Writing by Adam Kamin / Photos by Christian Bobak
Michael Rault & Krief & Young Empires (The Great Hall)
Despite only having a modest crowd in attendance to watch them, Michael Rault and company made the best of the of less-than -ideal-situation, as the group quickly assumed a rockabilly groove that got some of the audience dancing and my foot keeping time. This is definitely a group I'll look out for in the future.
One would expect a band fronted by The Dears guitarist Patrick Krief to have its fair share of guitar heroics, and Krief did not disappoint, as almost every other song he and his band played included an extended guitar solo. Still, something about the group's more modern and droning sound did not appeal to me, though a lot of the rest of the audience seemed to love it.
On the third occasion in which I've seen Young Empires perform, the band took their already concise set and reduced it even further. The result was a performance that contained only their best material. Combined with the ample energy and enthusiasm with which the four-piece took to the stage, the group managed to quickly win over the audience that had come to check them out. Young Empires has been getting a lot of attention from the Canadian music press recently, but last night proved that all of it is well-deserved.
Writing by Igor Bonifacic / photos by Bruce Emberley
Kyshera (Gladstone Melody Bar)
Kyshera rocked The Gladstone's Melody Bar last night with a blazing set, in spite of a small turnout on the first night of Canadian Music Fest. The band is a three-piece from South Wales, which knows how to create a funky cacophony with just guitar, bass and drums.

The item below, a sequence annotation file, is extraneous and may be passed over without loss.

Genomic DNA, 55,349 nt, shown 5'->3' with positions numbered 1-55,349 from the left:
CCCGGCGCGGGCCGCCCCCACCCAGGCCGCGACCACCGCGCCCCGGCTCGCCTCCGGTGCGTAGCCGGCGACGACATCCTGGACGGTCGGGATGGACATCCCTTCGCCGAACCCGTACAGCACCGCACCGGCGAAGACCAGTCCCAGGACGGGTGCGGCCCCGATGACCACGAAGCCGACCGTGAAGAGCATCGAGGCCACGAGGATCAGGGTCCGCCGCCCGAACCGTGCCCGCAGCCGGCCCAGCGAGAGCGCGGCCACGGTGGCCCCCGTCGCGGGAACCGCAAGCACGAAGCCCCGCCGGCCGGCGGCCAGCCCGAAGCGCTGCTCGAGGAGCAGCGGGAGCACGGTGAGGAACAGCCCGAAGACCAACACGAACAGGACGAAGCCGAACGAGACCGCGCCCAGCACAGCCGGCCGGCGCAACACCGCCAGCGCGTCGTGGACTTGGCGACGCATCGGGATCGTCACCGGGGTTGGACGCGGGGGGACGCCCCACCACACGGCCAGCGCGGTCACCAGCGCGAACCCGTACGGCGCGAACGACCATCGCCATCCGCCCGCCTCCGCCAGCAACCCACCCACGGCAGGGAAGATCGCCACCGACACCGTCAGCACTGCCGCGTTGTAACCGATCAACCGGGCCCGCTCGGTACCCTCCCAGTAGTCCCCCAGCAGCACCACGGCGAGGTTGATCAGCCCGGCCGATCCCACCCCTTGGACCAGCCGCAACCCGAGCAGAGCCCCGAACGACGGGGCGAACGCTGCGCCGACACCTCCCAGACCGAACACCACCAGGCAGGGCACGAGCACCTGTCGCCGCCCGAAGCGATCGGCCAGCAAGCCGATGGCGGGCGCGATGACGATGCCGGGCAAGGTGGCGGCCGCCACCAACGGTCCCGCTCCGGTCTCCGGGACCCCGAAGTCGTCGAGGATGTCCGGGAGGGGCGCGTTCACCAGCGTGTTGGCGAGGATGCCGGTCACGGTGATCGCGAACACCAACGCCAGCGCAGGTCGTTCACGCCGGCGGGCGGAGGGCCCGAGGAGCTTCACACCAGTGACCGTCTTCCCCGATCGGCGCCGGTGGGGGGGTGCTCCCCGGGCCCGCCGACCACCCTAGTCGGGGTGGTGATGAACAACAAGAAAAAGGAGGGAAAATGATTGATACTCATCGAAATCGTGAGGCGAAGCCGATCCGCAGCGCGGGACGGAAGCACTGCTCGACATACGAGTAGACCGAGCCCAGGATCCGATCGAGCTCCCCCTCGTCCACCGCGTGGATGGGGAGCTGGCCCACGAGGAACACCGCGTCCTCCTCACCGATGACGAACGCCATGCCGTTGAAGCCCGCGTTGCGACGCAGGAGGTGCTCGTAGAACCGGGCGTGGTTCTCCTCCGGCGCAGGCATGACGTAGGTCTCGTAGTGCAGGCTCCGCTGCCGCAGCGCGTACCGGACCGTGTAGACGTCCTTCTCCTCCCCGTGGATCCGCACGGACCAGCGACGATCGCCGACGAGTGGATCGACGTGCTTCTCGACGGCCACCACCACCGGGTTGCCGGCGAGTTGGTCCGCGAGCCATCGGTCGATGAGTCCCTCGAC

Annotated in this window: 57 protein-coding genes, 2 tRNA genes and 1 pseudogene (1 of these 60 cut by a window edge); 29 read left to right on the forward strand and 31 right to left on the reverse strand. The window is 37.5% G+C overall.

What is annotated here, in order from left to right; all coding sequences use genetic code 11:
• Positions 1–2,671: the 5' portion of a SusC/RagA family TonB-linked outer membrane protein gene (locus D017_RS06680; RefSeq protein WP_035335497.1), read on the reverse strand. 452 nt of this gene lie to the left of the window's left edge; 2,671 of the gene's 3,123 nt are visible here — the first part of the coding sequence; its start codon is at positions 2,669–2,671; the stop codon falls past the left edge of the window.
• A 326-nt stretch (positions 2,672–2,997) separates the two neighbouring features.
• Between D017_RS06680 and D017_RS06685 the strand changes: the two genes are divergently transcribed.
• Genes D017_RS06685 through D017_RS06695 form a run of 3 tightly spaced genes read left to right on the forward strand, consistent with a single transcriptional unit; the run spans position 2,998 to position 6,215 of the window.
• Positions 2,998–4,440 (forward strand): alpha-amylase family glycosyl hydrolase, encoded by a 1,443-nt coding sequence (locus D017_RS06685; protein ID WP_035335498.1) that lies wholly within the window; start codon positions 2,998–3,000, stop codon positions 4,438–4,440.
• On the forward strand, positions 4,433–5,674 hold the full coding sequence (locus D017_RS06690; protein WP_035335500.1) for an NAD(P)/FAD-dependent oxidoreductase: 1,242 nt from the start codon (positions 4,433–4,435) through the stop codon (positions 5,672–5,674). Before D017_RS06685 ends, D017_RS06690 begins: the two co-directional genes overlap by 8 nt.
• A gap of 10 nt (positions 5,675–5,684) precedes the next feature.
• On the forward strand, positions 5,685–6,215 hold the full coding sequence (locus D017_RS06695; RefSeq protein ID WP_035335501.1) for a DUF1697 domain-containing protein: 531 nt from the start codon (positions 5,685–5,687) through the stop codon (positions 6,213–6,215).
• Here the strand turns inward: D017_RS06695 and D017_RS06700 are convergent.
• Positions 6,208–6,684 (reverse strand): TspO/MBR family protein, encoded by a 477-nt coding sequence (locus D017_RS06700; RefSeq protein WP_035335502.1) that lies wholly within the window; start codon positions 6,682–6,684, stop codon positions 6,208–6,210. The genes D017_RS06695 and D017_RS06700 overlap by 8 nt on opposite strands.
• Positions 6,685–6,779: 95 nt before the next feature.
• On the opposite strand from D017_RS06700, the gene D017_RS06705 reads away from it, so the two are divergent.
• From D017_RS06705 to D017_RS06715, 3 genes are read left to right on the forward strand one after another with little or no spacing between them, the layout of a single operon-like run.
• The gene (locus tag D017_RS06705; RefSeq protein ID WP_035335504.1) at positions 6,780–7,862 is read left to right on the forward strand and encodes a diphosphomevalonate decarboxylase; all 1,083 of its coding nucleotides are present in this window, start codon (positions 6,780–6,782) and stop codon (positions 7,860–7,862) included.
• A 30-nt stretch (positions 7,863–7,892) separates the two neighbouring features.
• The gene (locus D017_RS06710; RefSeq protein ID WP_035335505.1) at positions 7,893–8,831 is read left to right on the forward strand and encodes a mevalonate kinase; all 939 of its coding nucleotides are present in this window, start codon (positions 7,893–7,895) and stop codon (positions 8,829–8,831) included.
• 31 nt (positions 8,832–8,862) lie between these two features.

Lead singer James Kennedy lightheartedly egged on all 10 of us in the audience to clap along at the end of each song. It felt like we were being treated to our own private show. Kyshera looked rather menacing, prancing about the small stage at the front of the bar, perhaps better known for drunken karaoke. Catch them at on Friday at 12 midnight at Global Village Backpackers (460 King St. W.) and Saturday at 11 p.m. at Cherry Cola's Rock N' Rolla Cabaret (200 Bathurst St.).
Writing and photos by Roger Cullman
Repartee & Lynzie Kent (C'est What)
After getting an earful of heavy rock, I scootered down to C'est What to see what Lynzie Kent has been up to. She was one of my favourite singers with God Made Me Funky several years back. She's honed her style and has a great new catalogue of songs that went over well.
Before Kent went on stage, I caught Newfoundland's Repartee. They're a quaint quartet with quirky '80s synth sounds and led by an animated lead singer. But it was Kent who stole the stage for me.
She was backed by a bass player who notably could sing higher than her on harmonies. They have a really catchy song that likens bubble gum to a new relationship. Having amassed over 11 million views on YouTube, it's just a matter of time before she breaks out and headlines much larger venues.
Writing and photos by Roger Cullman
Join the conversation Load comments